By Robert Abele
PLAYING POLITICS: David Fincher (center) with Corey Stoll, directed two episodes of Netflix's House of Cards including the pilot. (Photo: Patrick Harbron for Netflix)
Director David Fincher doesn't mince words when he describes the changing nature of audience behavior regarding small screen episodic storytelling, or, as it has mostly been known, TV-viewing. "The world of 7:30 on Tuesday nights, that's dead," Fincher said during an interview at his offices in Hollywood. "A stake has been driven through its heart, its head has been cut off, and its mouth has been stuffed with garlic. The captive audience is gone. If you give people this opportunity to mainline all in one day, there's reason to believe they will do it."
"This" is House of Cards, an original 13-part series that not only marks the first foray for the DGA Award-nominated director of The Girl With the Dragon Tattoo and The Social Network into [something like] television, it's Netflix's debut as a creator of scripted programming. And by "mainline," Fincher is referring to the fact that if viewers want the binge-watching experience, they'll have that option when Netflix makes the entire House of Cards first season instantly available on its website in February. "It was an option from the beginning," says Fincher. "Eventually [Netflix] came to say, 'We're looking at the data of how we screen stuff, and we believe the world is prepared for this idea that you can have it all [at once].'”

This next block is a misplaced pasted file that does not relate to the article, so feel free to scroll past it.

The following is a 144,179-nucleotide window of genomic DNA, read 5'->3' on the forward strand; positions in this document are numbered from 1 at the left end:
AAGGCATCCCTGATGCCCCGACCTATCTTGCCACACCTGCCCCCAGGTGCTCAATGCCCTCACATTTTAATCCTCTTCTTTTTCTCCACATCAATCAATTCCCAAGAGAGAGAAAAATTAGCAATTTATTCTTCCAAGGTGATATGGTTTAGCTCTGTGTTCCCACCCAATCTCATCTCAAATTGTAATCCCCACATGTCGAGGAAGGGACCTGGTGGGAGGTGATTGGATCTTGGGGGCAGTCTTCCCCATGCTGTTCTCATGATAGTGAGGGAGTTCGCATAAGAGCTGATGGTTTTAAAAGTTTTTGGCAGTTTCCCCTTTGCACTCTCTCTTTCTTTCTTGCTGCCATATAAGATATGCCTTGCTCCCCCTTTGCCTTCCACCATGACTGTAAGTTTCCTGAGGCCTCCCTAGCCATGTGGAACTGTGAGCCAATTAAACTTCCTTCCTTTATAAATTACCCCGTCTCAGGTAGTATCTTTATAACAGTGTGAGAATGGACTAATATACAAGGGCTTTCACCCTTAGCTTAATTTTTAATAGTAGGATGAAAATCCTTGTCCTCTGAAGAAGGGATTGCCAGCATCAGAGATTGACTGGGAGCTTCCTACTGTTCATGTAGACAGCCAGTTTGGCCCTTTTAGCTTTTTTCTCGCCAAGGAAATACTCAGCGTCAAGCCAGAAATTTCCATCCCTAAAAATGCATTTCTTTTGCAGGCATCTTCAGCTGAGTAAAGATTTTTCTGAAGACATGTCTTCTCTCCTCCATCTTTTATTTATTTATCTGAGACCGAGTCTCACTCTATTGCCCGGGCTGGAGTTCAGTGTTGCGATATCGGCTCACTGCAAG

Alan Coulter (center) reviews a shot with series star Kevin Spacey and DP Tim Ives.
What viewers will also get is a series uncommon as a creative enterprise, in that it marries the production efficiency of multiple-episode television with the directorial control typically associated with moviemaking. Working off a two-season, 26-episode commitment from Netflix, Fincher looked to implement a creative process that was liberating for directors. After directing the first two episodes himself, he handed the reins to a succession of five established talents-- James Foley (At Close Range, Glengarry Glen Ross), Joel Schumacher (Phone Booth, A Time to Kill), Charles McDougall (Desperate Housewives, The Office), Carl Franklin (One False Move, Devil in a Blue Dress) and Allen Coulter (The Sopranos, Boardwalk Empire) and told them they could steer their assigned episodes as they saw fit. Directors were able to cast their own day players and people who were introduced in their episodes. As executive producer, Fincher would be there as a sounding board. But unlike most television programs, which are set up to give writers, producers and executives final word, House of Cards was going to be a director-centric playground, filming on several massive sets in a 150,000-square-foot Baltimore warehouse. "I felt like we were telling 13 stories that are all part of one big story, and I was handing off movements to people whose work I admire," says Fincher.
An American reworking of the 1990 British miniseries of the same name about power plays in Parliament, it stars Kevin Spacey as Francis Underwood, a deviously intelligent House of Representatives Majority Whip who will do anything to secure his own political standing, but also punish anyone who stunts his rise. A mixture of backdoor deals, underhanded arrangements and upfront nastiness, House of Cards aims to bend the political drama idealism of The West Wing over its lap and spank it.